Liquidambar styraciflua sweet gum Hamamelidaceae LIST; Bx, bg, br, bz, pb, rd, sf, vc, wv; NY, ct, hb, iw, wr; Q, a, cu, j (escaped), ri; K, p; R, ah, an, ar, bd, bk, bm, c, ca, cb, cg, cl, cp, cs, d, ev, fk, fw, gb, gr, h, is, jl, js, k, lp, lt, mls, pm, r, ro, sm, sp, sv, t, ty, v, w, wp, wt;


Liquidambar styraciflua.Erica Asai @ USDA-NRCS PLANTS Database

Liquidambar styraciflua.Erica Asai @ USDA-NRCS PLANTS Database (Accessed 8/2014).

Liquidambar styraciflua tree to about 30 m; lives about 150 years; bark gray, fissured, twigs often with corky wings, stubby spur branches with crowded leaf scars or leaves; taprooted on well drained sites; may be vesicular-arbuscular mycorrhizal (Glomus mosseae). 

Leaves alternate, star-shaped, about 12-20 cm wide, 5-7 lobed (Petrides 1988), lobes finely toothed. Leaves expand early to mid-May; winter plant leafless 167 days (Britton 1874); may reproduce clonally from root sprouts (in GA), especially if disturbed. 

Flowers monoecious, male flowers tiny, inflorescences 5-10 cm long, female flowers green, in heads, blooms April-May, wind pollinated. 

Fruit multiple, beaked capsules, forming spiky balls, about 3-4 cm wide. Sept.-Oct.; seeds 1-2 per capsule, small, winged; wind dispersed from open beaks in fruit during fall and winter, fruit remains on tree late into winter; seeds eaten by birds and small mammals. 

Wetland status: FAC. 

Frequency in New York City: Very common. 


Liquidambar (Accessed 8/2014).

Origin: Native. 

Habitat: Uplands to swamp forests, often in almost pure, even-aged stands. NYC is northern edge of range. Moderately flood tolerant, especially when dormant (Sinclair et al. 1987). Tolerates flooding up to 75% of growing season (Hightshoe 1988), (this difference in flood tolerance may apply to southern versus northern populations (not seen growing in standing water near NYC). Prefers soil pH 4.5-7 (USDA, NRCS 2010). In NYC, found on soils with pH 4.4-5.6 (Gargiullo unpublished data) (also seen growing in concrete rubble). Tolerant of compaction. Moderately tolerant of salt. Shade intolerant pioneer of open areas, index 2-4 (Hightshoe 1988).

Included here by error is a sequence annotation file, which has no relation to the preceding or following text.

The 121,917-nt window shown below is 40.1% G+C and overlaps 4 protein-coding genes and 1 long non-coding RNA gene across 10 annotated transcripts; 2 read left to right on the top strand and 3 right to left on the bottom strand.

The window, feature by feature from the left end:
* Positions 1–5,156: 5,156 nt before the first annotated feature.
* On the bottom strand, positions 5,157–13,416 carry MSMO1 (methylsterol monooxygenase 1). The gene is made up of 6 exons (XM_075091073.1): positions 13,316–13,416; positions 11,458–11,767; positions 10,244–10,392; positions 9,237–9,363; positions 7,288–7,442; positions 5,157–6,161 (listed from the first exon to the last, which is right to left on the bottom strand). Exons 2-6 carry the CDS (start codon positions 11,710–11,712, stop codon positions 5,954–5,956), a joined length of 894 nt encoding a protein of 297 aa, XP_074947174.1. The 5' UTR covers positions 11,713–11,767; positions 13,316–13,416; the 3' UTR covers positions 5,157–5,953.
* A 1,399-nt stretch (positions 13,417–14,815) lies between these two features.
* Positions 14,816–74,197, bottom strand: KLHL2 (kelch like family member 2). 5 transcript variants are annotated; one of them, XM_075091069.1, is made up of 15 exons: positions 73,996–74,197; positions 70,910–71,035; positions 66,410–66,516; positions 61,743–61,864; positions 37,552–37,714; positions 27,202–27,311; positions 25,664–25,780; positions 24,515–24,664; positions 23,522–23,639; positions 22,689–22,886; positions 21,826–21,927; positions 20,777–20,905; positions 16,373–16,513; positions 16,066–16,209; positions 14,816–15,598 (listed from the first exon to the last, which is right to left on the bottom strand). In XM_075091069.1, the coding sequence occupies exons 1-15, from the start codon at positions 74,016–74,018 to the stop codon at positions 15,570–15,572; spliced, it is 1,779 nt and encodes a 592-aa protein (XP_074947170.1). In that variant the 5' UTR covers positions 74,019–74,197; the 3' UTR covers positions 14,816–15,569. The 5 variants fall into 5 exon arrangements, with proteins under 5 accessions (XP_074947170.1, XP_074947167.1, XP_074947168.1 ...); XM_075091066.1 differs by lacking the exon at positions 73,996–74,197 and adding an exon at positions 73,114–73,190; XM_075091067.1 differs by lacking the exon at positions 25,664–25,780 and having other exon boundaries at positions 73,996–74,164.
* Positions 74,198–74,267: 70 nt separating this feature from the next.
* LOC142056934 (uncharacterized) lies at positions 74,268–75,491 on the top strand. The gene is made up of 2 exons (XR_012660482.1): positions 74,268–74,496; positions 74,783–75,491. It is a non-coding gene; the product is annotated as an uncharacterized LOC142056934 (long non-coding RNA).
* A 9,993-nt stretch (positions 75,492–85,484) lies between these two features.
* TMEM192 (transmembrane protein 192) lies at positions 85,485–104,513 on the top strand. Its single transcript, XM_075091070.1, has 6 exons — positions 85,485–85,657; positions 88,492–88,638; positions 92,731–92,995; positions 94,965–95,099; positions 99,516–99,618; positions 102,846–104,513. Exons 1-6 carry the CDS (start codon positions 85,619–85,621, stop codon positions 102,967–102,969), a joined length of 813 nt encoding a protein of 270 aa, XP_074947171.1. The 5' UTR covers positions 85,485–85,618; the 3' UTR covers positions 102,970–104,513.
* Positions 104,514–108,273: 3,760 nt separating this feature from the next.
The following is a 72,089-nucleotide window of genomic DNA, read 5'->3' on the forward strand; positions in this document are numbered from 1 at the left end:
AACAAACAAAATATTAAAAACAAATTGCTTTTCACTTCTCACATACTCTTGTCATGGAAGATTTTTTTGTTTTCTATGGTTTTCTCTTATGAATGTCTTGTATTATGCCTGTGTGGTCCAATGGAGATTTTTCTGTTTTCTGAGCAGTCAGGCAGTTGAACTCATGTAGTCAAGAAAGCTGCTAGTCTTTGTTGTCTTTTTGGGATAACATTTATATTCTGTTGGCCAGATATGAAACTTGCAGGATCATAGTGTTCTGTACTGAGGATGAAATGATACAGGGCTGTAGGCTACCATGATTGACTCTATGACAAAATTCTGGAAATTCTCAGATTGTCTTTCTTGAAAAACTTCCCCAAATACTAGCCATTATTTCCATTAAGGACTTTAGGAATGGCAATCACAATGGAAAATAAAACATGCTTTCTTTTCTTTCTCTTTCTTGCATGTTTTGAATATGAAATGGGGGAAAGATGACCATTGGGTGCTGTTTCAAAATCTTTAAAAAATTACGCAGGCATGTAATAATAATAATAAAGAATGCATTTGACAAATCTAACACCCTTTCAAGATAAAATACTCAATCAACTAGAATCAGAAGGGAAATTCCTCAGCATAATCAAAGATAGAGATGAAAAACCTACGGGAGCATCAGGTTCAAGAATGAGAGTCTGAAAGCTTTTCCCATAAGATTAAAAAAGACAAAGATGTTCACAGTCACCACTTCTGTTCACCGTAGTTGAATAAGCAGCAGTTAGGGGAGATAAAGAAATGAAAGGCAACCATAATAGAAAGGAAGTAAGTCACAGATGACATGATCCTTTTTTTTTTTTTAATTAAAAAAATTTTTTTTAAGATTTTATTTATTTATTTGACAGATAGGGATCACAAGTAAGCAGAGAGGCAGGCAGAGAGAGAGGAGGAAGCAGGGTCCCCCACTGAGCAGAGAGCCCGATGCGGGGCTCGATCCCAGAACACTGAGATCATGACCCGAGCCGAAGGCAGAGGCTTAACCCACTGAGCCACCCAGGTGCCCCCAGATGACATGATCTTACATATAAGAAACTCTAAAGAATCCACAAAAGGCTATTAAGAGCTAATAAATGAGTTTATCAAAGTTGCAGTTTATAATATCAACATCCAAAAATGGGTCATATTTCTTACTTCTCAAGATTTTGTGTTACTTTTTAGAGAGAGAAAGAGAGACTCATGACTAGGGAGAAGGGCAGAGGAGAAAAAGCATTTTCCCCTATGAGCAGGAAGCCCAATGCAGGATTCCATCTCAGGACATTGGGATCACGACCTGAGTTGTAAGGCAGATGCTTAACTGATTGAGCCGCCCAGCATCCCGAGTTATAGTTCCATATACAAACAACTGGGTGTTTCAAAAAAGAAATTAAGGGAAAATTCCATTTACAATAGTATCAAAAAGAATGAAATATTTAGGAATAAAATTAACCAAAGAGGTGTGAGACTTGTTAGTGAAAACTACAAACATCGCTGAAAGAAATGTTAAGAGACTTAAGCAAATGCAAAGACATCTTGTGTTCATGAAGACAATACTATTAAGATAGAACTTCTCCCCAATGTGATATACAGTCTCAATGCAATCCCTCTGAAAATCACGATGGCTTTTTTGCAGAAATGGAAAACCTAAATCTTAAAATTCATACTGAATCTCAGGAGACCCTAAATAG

Notes: Dense, even-age stands appear to self-thin over time; shaded branches die back. Subject to fire damage that opens trees to fungal infections. Trees weakened by drought or injury can be infected by Botryosphaeria dothidea (Ascomycotina), which causes cankers and die back of stressed tissues. Sometimes infected by the butt rot  Ganoderma applanatum (Basidiomycotina), the fruiting body (basidiocarp) of this is the large, hard bracket fungus, known as the artist’s fungus, as the white underside turns brown when scratched. Infection weakens the base of the tree and leads to wind throw with breakage near the tree base. Leaves attacked by forest tent caterpillar, Malacosoma disstria and the larva of the luna moth (Actias luna, Saturniidae). Sweetgum is the primary host of the scale insect Diaspidiotus liquidambaris, (Homoptera, an armored scale, Diaspididae) which causes yellow spots on the upper leaf surface especially along the veins, eventually the scale forms small, warty galls on the leaf upper surface. The second generation of the season feeds on leaf buds and twigs, where they overwinter. (Burns and Honkala 1990; Sinclair et al. 1987; Agrios 1988; Johnson and Lyon 1991; Borror and White 1970; McKnight and McKnight 1987).